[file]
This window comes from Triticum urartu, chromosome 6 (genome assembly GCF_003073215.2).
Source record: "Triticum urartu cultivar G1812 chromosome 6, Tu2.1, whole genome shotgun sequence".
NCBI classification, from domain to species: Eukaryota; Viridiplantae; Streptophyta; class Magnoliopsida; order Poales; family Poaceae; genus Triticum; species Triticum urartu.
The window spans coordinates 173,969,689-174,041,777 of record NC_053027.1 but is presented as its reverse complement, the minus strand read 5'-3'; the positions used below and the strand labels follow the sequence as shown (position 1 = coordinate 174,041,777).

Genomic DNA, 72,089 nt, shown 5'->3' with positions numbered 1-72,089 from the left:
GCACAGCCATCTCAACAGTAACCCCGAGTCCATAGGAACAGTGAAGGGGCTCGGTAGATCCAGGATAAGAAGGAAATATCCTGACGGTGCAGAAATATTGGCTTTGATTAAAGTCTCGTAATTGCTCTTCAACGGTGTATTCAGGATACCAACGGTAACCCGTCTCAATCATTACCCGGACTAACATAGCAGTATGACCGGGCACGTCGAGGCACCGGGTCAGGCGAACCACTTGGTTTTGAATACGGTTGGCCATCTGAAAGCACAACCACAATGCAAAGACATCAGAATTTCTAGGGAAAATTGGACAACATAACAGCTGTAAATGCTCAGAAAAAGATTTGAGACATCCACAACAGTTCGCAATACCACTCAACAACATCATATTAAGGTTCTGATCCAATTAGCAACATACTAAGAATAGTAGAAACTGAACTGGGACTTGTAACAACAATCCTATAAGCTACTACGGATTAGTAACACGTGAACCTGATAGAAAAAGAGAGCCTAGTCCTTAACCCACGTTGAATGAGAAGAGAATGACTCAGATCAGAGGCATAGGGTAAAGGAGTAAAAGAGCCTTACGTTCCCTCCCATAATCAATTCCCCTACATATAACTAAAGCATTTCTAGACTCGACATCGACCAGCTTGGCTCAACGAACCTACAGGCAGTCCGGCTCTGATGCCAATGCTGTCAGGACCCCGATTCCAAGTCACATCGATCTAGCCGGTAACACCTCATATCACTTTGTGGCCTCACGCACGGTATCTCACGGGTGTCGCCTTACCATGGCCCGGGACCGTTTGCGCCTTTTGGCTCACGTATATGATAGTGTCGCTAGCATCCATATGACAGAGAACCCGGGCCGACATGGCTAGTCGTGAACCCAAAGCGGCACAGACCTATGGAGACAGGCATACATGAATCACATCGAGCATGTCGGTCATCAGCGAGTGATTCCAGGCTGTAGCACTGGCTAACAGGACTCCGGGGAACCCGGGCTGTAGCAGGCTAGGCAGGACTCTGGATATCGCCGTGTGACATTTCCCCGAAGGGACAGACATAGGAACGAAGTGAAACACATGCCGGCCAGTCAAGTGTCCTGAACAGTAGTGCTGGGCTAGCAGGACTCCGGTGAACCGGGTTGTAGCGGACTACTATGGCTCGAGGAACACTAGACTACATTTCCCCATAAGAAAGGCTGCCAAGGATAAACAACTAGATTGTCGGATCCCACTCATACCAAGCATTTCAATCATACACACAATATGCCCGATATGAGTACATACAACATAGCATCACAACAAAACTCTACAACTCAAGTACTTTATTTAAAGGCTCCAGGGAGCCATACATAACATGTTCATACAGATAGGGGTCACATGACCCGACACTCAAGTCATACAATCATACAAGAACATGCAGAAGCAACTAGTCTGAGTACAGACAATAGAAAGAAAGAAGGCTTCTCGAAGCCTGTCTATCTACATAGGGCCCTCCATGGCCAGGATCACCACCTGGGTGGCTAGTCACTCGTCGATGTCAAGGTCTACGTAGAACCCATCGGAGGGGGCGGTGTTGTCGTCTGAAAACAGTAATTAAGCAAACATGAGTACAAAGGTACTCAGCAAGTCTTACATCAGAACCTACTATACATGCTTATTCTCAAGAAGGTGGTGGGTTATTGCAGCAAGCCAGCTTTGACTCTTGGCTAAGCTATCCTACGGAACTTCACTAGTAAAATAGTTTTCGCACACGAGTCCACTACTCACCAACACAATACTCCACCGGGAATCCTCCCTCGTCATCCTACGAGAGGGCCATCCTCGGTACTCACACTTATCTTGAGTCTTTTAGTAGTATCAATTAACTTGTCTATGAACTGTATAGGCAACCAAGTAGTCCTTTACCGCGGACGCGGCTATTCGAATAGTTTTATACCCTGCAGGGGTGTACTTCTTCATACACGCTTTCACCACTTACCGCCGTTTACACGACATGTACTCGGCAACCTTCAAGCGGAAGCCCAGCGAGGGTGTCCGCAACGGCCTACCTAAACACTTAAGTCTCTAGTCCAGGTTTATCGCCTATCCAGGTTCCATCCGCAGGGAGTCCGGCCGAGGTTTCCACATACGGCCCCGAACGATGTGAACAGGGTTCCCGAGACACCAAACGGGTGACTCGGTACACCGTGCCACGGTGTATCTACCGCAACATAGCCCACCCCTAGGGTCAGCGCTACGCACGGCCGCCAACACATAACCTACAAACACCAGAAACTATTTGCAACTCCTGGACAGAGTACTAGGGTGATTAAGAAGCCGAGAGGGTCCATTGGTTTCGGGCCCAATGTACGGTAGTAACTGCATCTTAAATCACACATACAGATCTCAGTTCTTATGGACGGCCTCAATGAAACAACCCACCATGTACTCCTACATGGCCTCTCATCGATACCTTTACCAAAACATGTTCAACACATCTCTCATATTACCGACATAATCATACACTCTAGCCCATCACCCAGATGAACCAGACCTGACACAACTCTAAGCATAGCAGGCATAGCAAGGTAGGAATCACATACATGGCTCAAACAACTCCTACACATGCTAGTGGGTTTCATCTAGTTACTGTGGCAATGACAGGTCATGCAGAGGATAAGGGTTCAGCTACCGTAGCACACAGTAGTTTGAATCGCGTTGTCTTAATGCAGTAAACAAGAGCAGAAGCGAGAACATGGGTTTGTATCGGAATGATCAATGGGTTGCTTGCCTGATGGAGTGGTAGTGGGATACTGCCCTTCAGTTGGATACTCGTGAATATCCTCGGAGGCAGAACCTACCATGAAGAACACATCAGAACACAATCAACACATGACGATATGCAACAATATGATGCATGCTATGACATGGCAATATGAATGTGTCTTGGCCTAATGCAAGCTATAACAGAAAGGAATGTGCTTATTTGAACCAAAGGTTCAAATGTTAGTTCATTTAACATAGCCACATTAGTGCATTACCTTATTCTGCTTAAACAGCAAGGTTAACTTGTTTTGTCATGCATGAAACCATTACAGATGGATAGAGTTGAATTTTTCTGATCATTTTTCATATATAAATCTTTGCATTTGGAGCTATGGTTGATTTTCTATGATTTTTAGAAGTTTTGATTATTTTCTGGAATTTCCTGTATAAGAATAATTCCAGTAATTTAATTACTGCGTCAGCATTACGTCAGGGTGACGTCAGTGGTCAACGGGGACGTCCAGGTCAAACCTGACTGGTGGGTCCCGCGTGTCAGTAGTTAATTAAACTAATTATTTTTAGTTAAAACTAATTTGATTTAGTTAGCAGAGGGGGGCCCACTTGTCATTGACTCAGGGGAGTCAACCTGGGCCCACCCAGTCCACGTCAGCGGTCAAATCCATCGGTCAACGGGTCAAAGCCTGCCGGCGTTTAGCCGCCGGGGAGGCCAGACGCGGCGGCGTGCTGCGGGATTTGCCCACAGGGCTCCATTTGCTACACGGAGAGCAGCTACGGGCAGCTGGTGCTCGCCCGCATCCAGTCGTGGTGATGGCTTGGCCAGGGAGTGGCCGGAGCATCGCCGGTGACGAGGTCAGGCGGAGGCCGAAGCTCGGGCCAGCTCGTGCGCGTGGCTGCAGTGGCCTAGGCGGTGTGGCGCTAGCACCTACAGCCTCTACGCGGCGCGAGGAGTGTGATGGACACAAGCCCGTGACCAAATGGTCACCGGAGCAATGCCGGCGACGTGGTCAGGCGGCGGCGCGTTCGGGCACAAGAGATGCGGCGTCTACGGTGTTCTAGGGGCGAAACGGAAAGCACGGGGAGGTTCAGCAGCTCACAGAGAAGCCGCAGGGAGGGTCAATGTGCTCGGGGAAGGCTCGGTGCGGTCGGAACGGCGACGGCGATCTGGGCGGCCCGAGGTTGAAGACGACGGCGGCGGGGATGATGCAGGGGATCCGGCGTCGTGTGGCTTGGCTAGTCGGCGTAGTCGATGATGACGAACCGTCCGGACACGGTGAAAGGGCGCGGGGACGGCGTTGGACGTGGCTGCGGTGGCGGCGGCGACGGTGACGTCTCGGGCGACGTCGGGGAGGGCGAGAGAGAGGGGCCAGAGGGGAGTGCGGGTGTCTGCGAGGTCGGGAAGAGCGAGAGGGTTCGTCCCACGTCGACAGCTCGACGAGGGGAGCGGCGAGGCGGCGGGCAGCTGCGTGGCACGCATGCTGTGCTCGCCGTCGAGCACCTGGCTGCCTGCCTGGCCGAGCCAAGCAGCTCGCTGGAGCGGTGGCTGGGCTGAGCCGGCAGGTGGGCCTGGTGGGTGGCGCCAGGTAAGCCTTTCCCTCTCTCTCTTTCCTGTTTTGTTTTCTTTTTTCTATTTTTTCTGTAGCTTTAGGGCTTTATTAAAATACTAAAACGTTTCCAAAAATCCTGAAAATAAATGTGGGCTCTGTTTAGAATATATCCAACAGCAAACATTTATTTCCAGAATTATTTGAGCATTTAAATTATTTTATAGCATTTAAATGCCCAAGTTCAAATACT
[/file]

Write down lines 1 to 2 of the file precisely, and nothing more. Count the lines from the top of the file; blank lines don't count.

This window comes from Triticum urartu, chromosome 6 (genome assembly GCF_003073215.2).
Source record: "Triticum urartu cultivar G1812 chromosome 6, Tu2.1, whole genome shotgun sequence".